BY CJ GIBSON
Misophonia, a disorder involving negative emotional reactions to a particular sound, is often associated with the unwanted thoughts that come with it—thoughts that tend to be violent in nature.
By venting in online forums, misophonia sufferers have expressed some examples of these aggressive thoughts.
While few known cases have been reported of misophonics acting on these kinds of aggressive, assault-related intrusive thoughts, the unwanted but all-consuming notions of hurting the people who cause them psychological pain can cause those experiencing the intrusions to feel overwhelming shame and guilt. After all, it can seem like only supervillains would be prone to such despicable ideas, especially when the noises that prompt them do not seem to affect most others around them.
Dr. Zachary Rosenthal, director of the Center for Misophonia & Emotion Regulation at Duke University, assured misophonics that “Intrusive thoughts are unpleasant and unwanted, and they happen to everyone.”
Unlike the unaffected population, for those with misophonia, intrusive thoughts usually revolve around activators.
“I would hypothesize that, compared to people who do not suffer from misophonia, intrusive thoughts in people with misophonia are significantly more focused on the anticipation of triggers, associated cues, contextual variables related to a history of misophonia, and imagined outcomes when triggered,” Rosenthal said.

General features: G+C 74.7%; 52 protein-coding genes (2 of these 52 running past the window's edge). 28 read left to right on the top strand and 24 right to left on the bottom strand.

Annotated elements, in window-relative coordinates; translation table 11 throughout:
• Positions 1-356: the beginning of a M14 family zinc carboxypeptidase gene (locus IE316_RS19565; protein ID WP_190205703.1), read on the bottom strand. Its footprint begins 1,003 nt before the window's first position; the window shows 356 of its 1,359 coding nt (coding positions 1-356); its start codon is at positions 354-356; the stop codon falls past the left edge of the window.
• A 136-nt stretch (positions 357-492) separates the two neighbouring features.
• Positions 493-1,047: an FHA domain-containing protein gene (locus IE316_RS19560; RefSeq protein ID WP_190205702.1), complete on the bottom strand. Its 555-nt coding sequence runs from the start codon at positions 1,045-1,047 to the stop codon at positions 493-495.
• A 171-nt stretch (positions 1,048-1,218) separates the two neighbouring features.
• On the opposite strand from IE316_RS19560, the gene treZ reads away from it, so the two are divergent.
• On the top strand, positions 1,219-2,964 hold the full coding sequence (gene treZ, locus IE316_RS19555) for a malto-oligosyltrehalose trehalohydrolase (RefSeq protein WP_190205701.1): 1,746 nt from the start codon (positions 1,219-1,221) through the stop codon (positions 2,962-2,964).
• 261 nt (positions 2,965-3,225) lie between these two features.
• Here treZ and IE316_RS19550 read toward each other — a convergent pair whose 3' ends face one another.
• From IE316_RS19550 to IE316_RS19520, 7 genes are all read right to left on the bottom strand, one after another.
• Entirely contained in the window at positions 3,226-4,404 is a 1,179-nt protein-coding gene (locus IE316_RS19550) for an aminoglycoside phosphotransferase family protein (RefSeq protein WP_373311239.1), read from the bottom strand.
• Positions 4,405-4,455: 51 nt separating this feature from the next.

Dr. Whitney Whitaker, social psychologist and associate professor at FHSU, drew from the I3 Model to explain why misophonic intrusive thoughts are so closely related to aggression.
“There are many models or theories of aggression, but the I3 model is a metatheory that has been used widely to predict when aggression may occur for a variety of people (both clinical and non-clinical populations),” Whitaker said,
Whitaker provided an example of the model in action with respect to someone with misophonia.
The first part of the I3 model is Instigation: the factor that provokes an aggressive reaction.
“For someone with miso, an auditory trigger – the sound of someone eating and/or repetitive sounds like the ticking of a clock – may elicit emotional responses, such as anger, frustration, and hostility (see Potgieter et al., 2019; Vitoratou et al., 2021),” Whitaker said.
But according to a recent study by (Schroder at al., 2019), the aggressive response may be more than what happens inside the person with misophonia’s head.
“Researchers used neuroimaging data to examine areas of the brain associated with miso triggers. Physiological responses – elevated heart rate; increased skin conductance/sweat – as well as activation of certain areas of the brain were seen in those with miso compared to those without miso. Thus, reactions to a trigger for someone with miso could be emotional and physical,” Whitaker said.
The second aspect of the I3 model is Impellance: traits that may affect someone’s aggressive response, such as genetics, personality, or situational factors.